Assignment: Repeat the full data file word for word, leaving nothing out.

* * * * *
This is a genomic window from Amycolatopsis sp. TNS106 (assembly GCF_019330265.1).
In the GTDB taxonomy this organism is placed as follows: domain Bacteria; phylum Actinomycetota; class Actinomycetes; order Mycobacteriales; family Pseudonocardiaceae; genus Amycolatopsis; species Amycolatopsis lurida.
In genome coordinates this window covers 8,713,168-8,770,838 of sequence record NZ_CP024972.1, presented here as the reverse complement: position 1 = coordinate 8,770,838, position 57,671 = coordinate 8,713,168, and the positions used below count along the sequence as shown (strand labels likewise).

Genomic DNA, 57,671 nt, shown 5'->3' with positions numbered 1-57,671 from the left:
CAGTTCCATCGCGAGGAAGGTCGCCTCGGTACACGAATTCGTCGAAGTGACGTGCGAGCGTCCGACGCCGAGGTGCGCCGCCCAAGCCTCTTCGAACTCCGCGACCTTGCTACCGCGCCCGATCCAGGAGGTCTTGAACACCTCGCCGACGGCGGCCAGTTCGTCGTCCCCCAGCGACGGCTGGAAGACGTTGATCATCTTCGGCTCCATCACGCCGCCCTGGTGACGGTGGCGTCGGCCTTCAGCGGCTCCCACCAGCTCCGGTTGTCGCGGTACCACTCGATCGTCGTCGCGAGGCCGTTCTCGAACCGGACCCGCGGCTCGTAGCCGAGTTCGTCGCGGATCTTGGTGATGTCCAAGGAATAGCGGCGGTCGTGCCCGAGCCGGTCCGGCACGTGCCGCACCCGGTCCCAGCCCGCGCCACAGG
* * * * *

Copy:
This is a genomic window from Amycolatopsis sp. TNS106 (assembly GCF_019330265.1).
In the GTDB taxonomy this organism is placed as follows: domain Bacteria; phylum Actinomycetota; class Actinomycetes; order Mycobacteriales; family Pseudonocardiaceae; genus Amycolatopsis; species Amycolatopsis lurida.
In genome coordinates this window covers 8,713,168-8,770,838 of sequence record NZ_CP024972.1, presented here as the reverse complement: position 1 = coordinate 8,770,838, position 57,671 = coordinate 8,713,168, and the positions used below count along the sequence as shown (strand labels likewise).

Genomic DNA, 57,671 nt, shown 5'->3' with positions numbered 1-57,671 from the left:
CAGTTCCATCGCGAGGAAGGTCGCCTCGGTACACGAATTCGTCGAAGTGACGTGCGAGCGTCCGACGCCGAGGTGCGCCGCCCAAGCCTCTTCGAACTCCGCGACCTTGCTACCGCGCCCGATCCAGGAGGTCTTGAACACCTCGCCGACGGCGGCCAGTTCGTCGTCCCCCAGCGACGGCTGGAAGACGTTGATCATCTTCGGCTCCATCACGCCGCCCTGGTGACGGTGGCGTCGGCCTTCAGCGGCTCCCACCAGCTCCGGTTGTCGCGGTACCACTCGATCGTCGTCGCGAGGCCGTTCTCGAACCGGACCCGCGGCTCGTAGCCGAGTTCGTCGCGGATCTTGGTGATGTCCAAGGAATAGCGGCGGTCGTGCCCGAGCCGGTCCGGCACGTGCCGCACCCGGTCCCAGCCCGCGCCACAGG